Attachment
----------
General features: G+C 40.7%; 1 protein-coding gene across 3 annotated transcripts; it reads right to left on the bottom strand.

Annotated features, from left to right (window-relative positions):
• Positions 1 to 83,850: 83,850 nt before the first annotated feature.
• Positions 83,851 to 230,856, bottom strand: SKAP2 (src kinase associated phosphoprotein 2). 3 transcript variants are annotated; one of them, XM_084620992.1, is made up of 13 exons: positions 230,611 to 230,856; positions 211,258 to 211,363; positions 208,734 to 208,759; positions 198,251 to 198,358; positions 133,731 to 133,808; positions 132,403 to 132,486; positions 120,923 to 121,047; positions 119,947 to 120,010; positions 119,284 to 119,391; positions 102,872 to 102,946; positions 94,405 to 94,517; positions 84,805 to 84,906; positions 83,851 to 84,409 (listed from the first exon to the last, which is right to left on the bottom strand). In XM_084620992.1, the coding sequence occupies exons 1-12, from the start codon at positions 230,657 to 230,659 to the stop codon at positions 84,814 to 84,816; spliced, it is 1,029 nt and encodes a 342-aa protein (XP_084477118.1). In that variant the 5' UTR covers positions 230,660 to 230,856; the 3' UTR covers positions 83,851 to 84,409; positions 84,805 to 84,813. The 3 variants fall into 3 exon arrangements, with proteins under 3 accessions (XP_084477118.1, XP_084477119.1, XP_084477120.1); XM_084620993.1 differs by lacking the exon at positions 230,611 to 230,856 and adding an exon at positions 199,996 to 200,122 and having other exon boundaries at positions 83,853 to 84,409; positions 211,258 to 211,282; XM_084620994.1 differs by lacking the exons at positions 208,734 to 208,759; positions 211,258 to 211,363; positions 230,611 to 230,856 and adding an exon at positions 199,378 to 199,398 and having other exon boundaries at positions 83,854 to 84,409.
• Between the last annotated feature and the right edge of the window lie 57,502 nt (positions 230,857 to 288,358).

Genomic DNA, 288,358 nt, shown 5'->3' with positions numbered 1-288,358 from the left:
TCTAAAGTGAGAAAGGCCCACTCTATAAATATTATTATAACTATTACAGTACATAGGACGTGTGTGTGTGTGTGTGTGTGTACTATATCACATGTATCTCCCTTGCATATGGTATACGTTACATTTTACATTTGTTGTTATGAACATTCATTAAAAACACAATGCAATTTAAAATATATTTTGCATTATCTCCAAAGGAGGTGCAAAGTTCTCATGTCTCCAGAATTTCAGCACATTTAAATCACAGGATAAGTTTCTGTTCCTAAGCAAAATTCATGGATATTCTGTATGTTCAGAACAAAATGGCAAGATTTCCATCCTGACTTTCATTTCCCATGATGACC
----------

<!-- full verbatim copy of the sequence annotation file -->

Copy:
General features: G+C 40.7%; 1 protein-coding gene across 3 annotated transcripts; it reads right to left on the bottom strand.

Annotated features, from left to right (window-relative positions):
• Positions 1 to 83,850: 83,850 nt before the first annotated feature.
• Positions 83,851 to 230,856, bottom strand: SKAP2 (src kinase associated phosphoprotein 2). 3 transcript variants are annotated; one of them, XM_084620992.1, is made up of 13 exons: positions 230,611 to 230,856; positions 211,258 to 211,363; positions 208,734 to 208,759; positions 198,251 to 198,358; positions 133,731 to 133,808; positions 132,403 to 132,486; positions 120,923 to 121,047; positions 119,947 to 120,010; positions 119,284 to 119,391; positions 102,872 to 102,946; positions 94,405 to 94,517; positions 84,805 to 84,906; positions 83,851 to 84,409 (listed from the first exon to the last, which is right to left on the bottom strand). In XM_084620992.1, the coding sequence occupies exons 1-12, from the start codon at positions 230,657 to 230,659 to the stop codon at positions 84,814 to 84,816; spliced, it is 1,029 nt and encodes a 342-aa protein (XP_084477118.1). In that variant the 5' UTR covers positions 230,660 to 230,856; the 3' UTR covers positions 83,851 to 84,409; positions 84,805 to 84,813. The 3 variants fall into 3 exon arrangements, with proteins under 3 accessions (XP_084477118.1, XP_084477119.1, XP_084477120.1); XM_084620993.1 differs by lacking the exon at positions 230,611 to 230,856 and adding an exon at positions 199,996 to 200,122 and having other exon boundaries at positions 83,853 to 84,409; positions 211,258 to 211,282; XM_084620994.1 differs by lacking the exons at positions 208,734 to 208,759; positions 211,258 to 211,363; positions 230,611 to 230,856 and adding an exon at positions 199,378 to 199,398 and having other exon boundaries at positions 83,854 to 84,409.
• Between the last annotated feature and the right edge of the window lie 57,502 nt (positions 230,857 to 288,358).

Genomic DNA, 288,358 nt, shown 5'->3' with positions numbered 1-288,358 from the left:
TCTAAAGTGAGAAAGGCCCACTCTATAAATATTATTATAACTATTACAGTACATAGGACGTGTGTGTGTGTGTGTGTGTGTACTATATCACATGTATCTCCCTTGCATATGGTATACGTTACATTTTACATTTGTTGTTATGAACATTCATTAAAAACACAATGCAATTTAAAATATATTTTGCATTATCTCCAAAGGAGGTGCAAAGTTCTCATGTCTCCAGAATTTCAGCACATTTAAATCACAGGATAAGTTTCTGTTCCTAAGCAAAATTCATGGATATTCTGTATGTTCAGAACAAAATGGCAAGATTTCCATCCTGACTTTCATTTCCCATGATGACC